computing

New iMac tipped for Q3 with improved display, new processors

New iMac tipped for Q3 with improved display, new processors

Apple is gearing up to released a refreshed iMac lineup before the end of this quarter, according to KGI Securities' Ming-Chi Kuo, the industry analyst with easily the best track record when it comes to predicting Apple's plans. Among the improvements of the new iMacs are said to be more powerful processors, along with better display technology, although it's not clear if that includes a new Retina display option for the smaller size 21.5-inch iMac.

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HoloLens release “within the next year” for devs

HoloLens release “within the next year” for devs

Microsoft's HoloLens head-worn augmented reality computer is expected to begin shipping within the next year, though consumers will still be left waiting. The unusual headset, which overlays digital graphics on top of the real world, allowing them to be virtually manipulated as if sharing the space of the wearer, will initially be targeted at developers and enterprise users. According to comments by Microsoft CEO Satya Nadella, meanwhile, the consumer device journey may take considerably longer.

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Intel, Micron 3D XPoint memory tech can support 8K gaming

Intel, Micron 3D XPoint memory tech can support 8K gaming

When id Software's RAGE video game started flaunting "4K textures" around, there was much debate on the practicality of that amount of data versus what our eyes can distinguish and what our beefiest PCs can handle. And now Intel and Micron, two of the biggest names in the semiconductor industry, wants us thinking about 8K games already? That said, it isn't about the absurdity of the idea but about how its new 3D XPoint memory technology can make it possible, beating the hell out of the popular and steadfast NAND flash storage we have today.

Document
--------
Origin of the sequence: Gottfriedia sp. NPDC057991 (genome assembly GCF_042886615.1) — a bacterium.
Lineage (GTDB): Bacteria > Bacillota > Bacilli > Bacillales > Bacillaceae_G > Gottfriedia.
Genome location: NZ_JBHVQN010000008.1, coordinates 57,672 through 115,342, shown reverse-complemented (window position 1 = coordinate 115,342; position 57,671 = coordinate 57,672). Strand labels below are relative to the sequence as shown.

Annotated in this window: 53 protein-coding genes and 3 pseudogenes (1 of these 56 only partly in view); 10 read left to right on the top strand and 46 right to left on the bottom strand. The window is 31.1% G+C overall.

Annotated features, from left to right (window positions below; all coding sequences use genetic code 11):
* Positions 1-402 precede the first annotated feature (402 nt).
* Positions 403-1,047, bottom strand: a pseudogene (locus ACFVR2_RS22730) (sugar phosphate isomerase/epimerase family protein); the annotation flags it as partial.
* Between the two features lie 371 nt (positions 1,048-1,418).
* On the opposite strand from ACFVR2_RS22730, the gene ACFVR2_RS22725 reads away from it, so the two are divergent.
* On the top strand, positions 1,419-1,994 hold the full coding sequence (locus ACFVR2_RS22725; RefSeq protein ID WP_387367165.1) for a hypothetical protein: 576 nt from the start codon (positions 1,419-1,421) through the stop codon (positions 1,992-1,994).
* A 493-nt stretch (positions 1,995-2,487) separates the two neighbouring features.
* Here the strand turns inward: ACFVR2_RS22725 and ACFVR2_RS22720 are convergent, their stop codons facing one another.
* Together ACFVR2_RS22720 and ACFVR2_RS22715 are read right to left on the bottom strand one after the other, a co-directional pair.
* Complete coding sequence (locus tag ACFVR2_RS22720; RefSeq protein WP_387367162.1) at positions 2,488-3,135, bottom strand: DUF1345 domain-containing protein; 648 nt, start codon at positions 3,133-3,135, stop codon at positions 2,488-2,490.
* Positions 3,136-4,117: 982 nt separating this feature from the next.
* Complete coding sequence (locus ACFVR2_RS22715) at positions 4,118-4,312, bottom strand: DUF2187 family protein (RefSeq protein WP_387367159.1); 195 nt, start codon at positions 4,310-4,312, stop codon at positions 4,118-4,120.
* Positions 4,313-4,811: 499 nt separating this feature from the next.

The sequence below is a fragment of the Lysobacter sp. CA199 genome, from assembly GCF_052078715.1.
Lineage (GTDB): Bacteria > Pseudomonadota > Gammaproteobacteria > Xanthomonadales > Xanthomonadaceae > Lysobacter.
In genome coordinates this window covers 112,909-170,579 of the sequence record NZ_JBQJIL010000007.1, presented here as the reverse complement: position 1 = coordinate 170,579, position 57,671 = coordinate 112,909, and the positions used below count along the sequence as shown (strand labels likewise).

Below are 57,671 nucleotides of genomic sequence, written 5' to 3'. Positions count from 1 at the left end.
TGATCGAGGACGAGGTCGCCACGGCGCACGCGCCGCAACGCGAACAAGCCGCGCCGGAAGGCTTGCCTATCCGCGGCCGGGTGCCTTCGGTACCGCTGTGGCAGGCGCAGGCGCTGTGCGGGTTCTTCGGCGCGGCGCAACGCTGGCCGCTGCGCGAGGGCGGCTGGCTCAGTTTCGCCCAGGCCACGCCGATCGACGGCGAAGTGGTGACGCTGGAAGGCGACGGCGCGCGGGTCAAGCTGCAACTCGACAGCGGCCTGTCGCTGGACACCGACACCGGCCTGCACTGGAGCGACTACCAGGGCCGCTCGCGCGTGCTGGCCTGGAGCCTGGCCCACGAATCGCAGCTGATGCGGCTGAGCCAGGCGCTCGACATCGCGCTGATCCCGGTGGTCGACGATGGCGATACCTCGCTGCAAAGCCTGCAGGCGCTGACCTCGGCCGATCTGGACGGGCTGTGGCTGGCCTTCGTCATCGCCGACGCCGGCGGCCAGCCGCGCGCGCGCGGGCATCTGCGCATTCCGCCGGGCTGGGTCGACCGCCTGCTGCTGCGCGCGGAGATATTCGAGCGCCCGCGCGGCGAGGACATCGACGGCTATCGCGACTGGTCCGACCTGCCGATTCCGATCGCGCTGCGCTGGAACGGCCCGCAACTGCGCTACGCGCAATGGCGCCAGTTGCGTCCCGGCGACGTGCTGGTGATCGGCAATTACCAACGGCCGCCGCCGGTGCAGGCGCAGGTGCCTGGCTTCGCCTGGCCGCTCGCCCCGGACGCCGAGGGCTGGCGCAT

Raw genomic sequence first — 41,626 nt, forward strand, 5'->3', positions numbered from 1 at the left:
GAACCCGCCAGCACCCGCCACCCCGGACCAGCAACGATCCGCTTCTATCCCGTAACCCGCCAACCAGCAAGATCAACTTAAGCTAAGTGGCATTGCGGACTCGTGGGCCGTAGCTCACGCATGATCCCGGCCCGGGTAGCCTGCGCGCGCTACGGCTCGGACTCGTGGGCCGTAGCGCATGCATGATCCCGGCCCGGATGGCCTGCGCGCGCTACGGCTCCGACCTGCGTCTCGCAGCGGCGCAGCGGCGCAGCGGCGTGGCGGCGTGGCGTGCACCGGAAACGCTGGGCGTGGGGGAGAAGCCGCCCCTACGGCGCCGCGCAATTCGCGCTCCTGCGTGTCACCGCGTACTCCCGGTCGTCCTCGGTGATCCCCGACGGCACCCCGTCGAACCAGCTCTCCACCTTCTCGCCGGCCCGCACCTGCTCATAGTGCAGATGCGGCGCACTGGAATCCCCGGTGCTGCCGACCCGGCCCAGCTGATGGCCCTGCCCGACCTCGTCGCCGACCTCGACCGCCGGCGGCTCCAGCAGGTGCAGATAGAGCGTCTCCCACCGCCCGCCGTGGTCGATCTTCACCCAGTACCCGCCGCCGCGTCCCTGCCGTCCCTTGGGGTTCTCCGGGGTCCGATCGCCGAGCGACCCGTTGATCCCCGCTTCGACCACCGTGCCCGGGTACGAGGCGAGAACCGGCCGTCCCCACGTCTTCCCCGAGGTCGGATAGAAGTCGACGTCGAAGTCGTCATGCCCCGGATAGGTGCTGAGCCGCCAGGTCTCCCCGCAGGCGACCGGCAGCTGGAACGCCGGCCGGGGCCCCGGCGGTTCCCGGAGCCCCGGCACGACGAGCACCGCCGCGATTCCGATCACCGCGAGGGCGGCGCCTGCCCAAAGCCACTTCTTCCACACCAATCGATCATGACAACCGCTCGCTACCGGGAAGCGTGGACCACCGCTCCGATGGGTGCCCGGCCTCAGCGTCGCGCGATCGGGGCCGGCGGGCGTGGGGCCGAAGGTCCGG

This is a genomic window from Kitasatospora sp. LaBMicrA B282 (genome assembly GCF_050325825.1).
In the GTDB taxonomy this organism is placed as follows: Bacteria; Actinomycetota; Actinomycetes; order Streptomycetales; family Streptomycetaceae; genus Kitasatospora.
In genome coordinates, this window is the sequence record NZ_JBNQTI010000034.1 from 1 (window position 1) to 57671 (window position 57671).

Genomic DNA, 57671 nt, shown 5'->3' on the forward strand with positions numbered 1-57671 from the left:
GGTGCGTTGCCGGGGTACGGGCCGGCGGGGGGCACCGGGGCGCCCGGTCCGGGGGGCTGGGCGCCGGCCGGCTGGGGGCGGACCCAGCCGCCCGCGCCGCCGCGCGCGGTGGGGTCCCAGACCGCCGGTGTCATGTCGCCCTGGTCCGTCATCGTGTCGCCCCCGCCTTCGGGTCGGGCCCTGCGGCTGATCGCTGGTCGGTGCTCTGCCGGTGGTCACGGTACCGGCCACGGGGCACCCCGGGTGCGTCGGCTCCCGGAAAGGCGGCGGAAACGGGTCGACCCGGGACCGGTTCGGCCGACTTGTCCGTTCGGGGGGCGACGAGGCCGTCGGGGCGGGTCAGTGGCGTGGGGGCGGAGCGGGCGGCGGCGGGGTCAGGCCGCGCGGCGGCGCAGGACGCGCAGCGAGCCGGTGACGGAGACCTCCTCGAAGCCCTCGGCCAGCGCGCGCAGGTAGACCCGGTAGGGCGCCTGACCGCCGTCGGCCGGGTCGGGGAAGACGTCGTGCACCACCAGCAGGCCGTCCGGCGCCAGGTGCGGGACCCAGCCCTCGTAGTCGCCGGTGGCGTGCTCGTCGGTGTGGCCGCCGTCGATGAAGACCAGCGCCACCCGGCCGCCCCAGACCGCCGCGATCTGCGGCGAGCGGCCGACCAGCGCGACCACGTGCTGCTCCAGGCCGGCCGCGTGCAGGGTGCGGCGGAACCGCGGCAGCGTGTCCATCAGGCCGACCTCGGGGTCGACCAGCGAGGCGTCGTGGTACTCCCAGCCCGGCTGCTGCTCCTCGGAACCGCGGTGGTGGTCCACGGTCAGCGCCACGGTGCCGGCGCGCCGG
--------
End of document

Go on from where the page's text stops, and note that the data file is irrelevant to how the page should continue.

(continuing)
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Windows 10 begins its rollout to 190 countries

Windows 10 begins its rollout to 190 countries

The day has finally arrived. Microsoft has opened the floodgates and started the ball rolling to bring Windows 10 to desktops, laptops, and tablets everywhere. And by everywhere, we mean a whopping 190 countries. Naturally, Microsoft is in a very celebratory mood, though some might think it's a bit too early to party. Nonetheless, there is no stopping the latest version of Windows from making or breaking the company's legacy, setting its tone for the next 10 years or so as Microsoft navigates the waters of a mobile-centric world.

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LEGO computer gets even smaller with micro PC system

LEGO computer gets even smaller with micro PC system

For some people, a PC isn't just a work horse. It's also a way of life. For these people, sprucing up their computers is just as important as beefing them up with specs and features. And what better way to spruce a rather bland, industrial looking box than by encasing them inside LEGO bricks? Yes, Total Geekdom's Mike Schropp is back and this time, he's really gone the distance. He has created what is practically the smallest LEGO computer. But as they say, don't judge a book by its cover. Or, in this case, a block.

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Researchers create transistors using a single molecule

Researchers create transistors using a single molecule

The heart of a processor inside a computer and other devices is the transistor. The more transistors that can be crammed inside a CPU, the better the device performs. There is a limit to how small a working transistor can be and a group of researchers has made a significant breakthrough in transistor size. The team was able to show for the first item that a single molecule can operate as a field-effect transistor.

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Buffalo DriveStation Ultra holds ten drives

Buffalo DriveStation Ultra holds ten drives

Buffalo has trotted out a new storage device aimed at professional users and anyone who needs fast storage for large file types. The storage device is called the DriveStation Ultra and it has space inside to hold then different storage drives. That means it can hold up to 80TB of storage in desktop form factor. Buffalo aims the storage device at video production, gaming development, CAD design and other environments where fast transfer of large files is needed.

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Is there a market or even a need for Android PCs?

Is there a market or even a need for Android PCs?

As of this writing, the Remix Mini Kickstarter stands at almost $600,000. That's more than 10 times their $50,000 goal. And that's barely a week since it launched, with 38 days left before the campaign ends. With a little over 9,000 backers, the Kickstarter success seems to be sending a message. Forget Android TV or Android Auto or maybe even Android Wear. An Android PC is the next best thing. Or is it? How has personal computing changed over the past years since Android came on the scene and is an Android PC really a logical evolution of the platform?

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